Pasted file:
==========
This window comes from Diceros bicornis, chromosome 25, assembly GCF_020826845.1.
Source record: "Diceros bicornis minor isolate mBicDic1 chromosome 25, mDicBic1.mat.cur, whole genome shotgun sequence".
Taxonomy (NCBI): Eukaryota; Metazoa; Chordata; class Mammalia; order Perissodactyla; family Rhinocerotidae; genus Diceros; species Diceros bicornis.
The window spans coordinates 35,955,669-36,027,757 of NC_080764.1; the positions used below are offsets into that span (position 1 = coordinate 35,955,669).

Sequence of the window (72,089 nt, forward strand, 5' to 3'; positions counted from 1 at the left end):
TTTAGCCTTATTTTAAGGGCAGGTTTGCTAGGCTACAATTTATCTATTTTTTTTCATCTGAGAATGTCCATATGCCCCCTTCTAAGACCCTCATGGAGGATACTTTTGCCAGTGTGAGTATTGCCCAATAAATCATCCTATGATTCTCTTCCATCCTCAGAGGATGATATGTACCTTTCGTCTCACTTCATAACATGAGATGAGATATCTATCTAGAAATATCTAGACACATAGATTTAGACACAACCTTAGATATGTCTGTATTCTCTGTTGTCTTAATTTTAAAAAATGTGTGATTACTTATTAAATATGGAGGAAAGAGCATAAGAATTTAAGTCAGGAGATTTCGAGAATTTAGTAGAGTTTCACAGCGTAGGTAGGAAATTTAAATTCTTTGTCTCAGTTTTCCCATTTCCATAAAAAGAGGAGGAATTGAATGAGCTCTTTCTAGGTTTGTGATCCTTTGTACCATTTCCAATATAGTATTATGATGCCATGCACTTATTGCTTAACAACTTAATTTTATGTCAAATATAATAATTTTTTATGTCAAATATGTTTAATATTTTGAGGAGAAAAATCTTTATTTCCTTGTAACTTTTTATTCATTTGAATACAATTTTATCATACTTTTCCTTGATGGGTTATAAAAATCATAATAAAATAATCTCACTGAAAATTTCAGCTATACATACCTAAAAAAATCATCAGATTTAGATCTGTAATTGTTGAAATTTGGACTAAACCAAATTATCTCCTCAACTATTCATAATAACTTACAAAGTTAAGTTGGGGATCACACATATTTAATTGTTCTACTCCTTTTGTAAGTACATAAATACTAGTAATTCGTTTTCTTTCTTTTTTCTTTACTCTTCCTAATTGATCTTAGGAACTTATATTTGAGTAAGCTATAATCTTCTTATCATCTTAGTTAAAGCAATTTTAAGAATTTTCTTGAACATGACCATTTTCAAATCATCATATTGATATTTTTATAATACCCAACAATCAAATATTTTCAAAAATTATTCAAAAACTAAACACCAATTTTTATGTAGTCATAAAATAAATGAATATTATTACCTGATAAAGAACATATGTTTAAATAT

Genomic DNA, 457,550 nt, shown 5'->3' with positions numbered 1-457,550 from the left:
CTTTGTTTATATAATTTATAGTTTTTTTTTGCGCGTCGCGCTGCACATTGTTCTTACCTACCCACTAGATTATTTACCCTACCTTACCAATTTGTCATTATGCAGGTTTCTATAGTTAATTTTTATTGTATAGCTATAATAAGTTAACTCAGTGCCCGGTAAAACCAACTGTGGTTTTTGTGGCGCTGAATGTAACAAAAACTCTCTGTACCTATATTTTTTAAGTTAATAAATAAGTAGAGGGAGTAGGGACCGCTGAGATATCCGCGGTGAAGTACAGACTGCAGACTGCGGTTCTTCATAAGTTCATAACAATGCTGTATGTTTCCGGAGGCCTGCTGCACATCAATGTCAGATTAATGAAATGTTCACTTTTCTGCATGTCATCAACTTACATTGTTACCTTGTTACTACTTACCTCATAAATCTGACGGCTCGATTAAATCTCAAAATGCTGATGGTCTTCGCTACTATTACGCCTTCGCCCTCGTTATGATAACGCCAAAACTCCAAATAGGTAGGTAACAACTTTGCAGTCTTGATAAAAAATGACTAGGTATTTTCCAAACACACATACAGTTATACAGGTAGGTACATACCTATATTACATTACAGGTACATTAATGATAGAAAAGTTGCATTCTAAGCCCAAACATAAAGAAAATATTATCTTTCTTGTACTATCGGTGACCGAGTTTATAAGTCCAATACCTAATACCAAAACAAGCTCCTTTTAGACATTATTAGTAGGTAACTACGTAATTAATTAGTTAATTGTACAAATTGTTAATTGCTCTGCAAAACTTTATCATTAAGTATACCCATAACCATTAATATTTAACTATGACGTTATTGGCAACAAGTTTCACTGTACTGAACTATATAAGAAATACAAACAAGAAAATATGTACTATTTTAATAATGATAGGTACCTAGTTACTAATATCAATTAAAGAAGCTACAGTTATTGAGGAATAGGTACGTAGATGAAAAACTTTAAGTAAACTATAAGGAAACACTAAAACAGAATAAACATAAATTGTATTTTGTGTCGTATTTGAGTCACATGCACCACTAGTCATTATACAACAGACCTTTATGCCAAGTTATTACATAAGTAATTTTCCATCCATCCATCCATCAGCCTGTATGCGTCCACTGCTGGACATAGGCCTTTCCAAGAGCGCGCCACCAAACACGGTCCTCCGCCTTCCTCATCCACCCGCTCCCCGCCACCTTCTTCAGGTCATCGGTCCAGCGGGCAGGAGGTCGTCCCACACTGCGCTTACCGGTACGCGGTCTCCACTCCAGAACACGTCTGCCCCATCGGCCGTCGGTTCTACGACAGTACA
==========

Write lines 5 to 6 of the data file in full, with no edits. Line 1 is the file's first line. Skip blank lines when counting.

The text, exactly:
Sequence of the window (72,089 nt, forward strand, 5' to 3'; positions counted from 1 at the left end):
TTTAGCCTTATTTTAAGGGCAGGTTTGCTAGGCTACAATTTATCTATTTTTTTTCATCTGAGAATGTCCATATGCCCCCTTCTAAGACCCTCATGGAGGATACTTTTGCCAGTGTGAGTATTGCCCAATAAATCATCCTATGATTCTCTTCCATCCTCAGAGGATGATATGTACCTTTCGTCTCACTTCATAACATGAGATGAGATATCTATCTAGAAATATCTAGACACATAGATTTAGACACAACCTTAGATATGTCTGTATTCTCTGTTGTCTTAATTTTAAAAAATGTGTGATTACTTATTAAATATGGAGGAAAGAGCATAAGAATTTAAGTCAGGAGATTTCGAGAATTTAGTAGAGTTTCACAGCGTAGGTAGGAAATTTAAATTCTTTGTCTCAGTTTTCCCATTTCCATAAAAAGAGGAGGAATTGAATGAGCTCTTTCTAGGTTTGTGATCCTTTGTACCATTTCCAATATAGTATTATGATGCCATGCACTTATTGCTTAACAACTTAATTTTATGTCAAATATAATAATTTTTTATGTCAAATATGTTTAATATTTTGAGGAGAAAAATCTTTATTTCCTTGTAACTTTTTATTCATTTGAATACAATTTTATCATACTTTTCCTTGATGGGTTATAAAAATCATAATAAAATAATCTCACTGAAAATTTCAGCTATACATACCTAAAAAAATCATCAGATTTAGATCTGTAATTGTTGAAATTTGGACTAAACCAAATTATCTCCTCAACTATTCATAATAACTTACAAAGTTAAGTTGGGGATCACACATATTTAATTGTTCTACTCCTTTTGTAAGTACATAAATACTAGTAATTCGTTTTCTTTCTTTTTTCTTTACTCTTCCTAATTGATCTTAGGAACTTATATTTGAGTAAGCTATAATCTTCTTATCATCTTAGTTAAAGCAATTTTAAGAATTTTCTTGAACATGACCATTTTCAAATCATCATATTGATATTTTTATAATACCCAACAATCAAATATTTTCAAAAATTATTCAAAAACTAAACACCAATTTTTATGTAGTCATAAAATAAATGAATATTATTACCTGATAAAGAACATATGTTTAAATAT